When Mary Travers rang the bell of freedom
For days now I've been hearing a familiar old song in my head. Pounding guitar, three young voices in harmony. They're letting it rip---the hope, the exuberance, the conviction that a new age of equality was about to transform their nation and the world. A woman's voice soars above the others. "It's the hammer of justice, it's the bell of free-eedom!" sings Mary Travers, band mate of Peter and Paul. On Wednesday she died of leukemia, age 72.
I was 13 when Peter, Paul and Mary's first album, featuring "If I Had a Hammer," vaulted onto Billboard's Top Ten and stayed there for close to a year. It eventually sold more than 2 million copies, one of which I bought for a dollar for joining the Columbia Record Club. Since my dollar also covered several other albums, the actual price was more like a quarter---a deal that had me quitting and rejoining the record club all through my penurious teens. I never would have paid full price for PP&M, as they were known. I disdained them as slick and bouncy crowd pleasers, even as I hummed along. They didn't have the fiery indignation of Bob Dylan, or the barefoot purity of my idol, Joan Baez, whose every ballad seemed a lament for humankind and who looked as if she didn't own a lipstick.
Mary, in particular, aroused my suspicions. I had the chubby misfit's distrust of the shapely, desirable and gorgeous. Which Mary undoubtedly was, a dead ringer for May Britt with her skinny, Jackie-esque dresses and gleaming blonde hair (I assumed she had bleached it). I had her pegged as a former cheerleader who felt entitled to men's desire and would bask forever in its glow.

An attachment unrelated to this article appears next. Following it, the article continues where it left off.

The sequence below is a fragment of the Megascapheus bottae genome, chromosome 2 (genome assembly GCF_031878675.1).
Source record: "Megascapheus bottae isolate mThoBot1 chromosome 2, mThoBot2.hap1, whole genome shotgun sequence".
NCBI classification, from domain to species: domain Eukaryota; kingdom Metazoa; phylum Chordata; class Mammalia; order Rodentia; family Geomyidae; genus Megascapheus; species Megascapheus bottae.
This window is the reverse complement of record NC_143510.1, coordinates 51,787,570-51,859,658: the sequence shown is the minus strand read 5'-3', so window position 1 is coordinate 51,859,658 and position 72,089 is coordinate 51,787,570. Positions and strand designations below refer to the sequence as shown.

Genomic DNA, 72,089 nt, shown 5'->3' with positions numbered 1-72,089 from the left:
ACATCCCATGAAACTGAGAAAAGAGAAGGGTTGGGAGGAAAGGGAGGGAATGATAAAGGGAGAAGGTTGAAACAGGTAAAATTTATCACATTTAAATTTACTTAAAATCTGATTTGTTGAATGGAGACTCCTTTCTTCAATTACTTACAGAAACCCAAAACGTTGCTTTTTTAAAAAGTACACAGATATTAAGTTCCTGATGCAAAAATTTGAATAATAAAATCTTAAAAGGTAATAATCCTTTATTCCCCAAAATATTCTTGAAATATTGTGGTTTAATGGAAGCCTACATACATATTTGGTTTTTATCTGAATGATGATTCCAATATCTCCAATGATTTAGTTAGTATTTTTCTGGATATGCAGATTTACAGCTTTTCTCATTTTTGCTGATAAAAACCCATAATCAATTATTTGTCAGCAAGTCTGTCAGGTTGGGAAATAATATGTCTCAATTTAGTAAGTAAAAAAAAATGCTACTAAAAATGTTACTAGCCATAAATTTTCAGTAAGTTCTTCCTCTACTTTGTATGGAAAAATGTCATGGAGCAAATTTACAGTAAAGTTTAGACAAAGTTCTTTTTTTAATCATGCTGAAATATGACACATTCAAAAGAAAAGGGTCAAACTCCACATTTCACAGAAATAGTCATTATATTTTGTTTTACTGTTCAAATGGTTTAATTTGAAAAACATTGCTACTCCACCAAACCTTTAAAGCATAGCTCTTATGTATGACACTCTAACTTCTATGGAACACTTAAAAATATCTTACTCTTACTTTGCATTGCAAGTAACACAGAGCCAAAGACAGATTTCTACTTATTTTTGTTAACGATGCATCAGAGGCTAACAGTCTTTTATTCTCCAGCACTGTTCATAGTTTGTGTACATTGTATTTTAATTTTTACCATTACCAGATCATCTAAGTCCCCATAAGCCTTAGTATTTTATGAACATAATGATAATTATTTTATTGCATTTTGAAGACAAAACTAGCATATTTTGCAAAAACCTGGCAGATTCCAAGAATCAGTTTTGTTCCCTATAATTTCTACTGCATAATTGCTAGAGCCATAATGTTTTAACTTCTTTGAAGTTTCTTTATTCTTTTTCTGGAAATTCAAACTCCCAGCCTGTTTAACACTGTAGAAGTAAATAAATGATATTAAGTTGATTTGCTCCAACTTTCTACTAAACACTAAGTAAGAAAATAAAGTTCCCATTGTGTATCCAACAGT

I didn't know then that Albert Grossman, who managed the group (and Dylan) had seen Mary as "a sex object for the college male." (That's why Peter and Paul did all the talking onstage.) But the truth is, if I had known, I'd have blamed Mary. Back then it seemed a woman could either be a babe or a brain---never both.
I forgot all about Mary Travers until the news of her death shook my memories like the chips in a kaleidoscope. Then I began to wonder who she really was. I was ready to meet a different Mary---and online, I found her. A teenage folkie, a regular at sing-alongs in Washington Square Park (so much for the pom-pommed cheerleader of my imaginings). A tireless activist who spoke up for Jews in the Soviet Union, blacks in apartheid-era South Africa, enemies of the state in El Salvador and homeless women and children in her home city, New York. A mother, wife and grandmother, a poet and gardener.
She had a quirky wit. In a 10-year-old interview with The New York Times, she recalled meeting band mate Noel Paul Stookey when he was "working as half singer, half comedian, half master of ceremonies. I realize that's three halves. I didn't pass math."
She had an ear for the revelatory insight. Case in point: these words from her mother, who wrote children's books and held a management job: "Be careful of compromise, Mary. There's a fine line between compromise and accomplice."
She had that voice---full-throated, brave and joyous. It's because of Mary's voice that I cared enough to go looking for the mind and the heart. Here she is on YouTube with Peter and Paul, cutting loose with "If I Had a Hammer," proving you don't have to be dour to say no to injustice. You can have the time of your life.
Click here to read my obituary for another inspiring woman, Dr. Jerri Nielsen---author, adventurer, healer.
Posted by Rona September 18, 2009 @ 10:52 AM. File in Women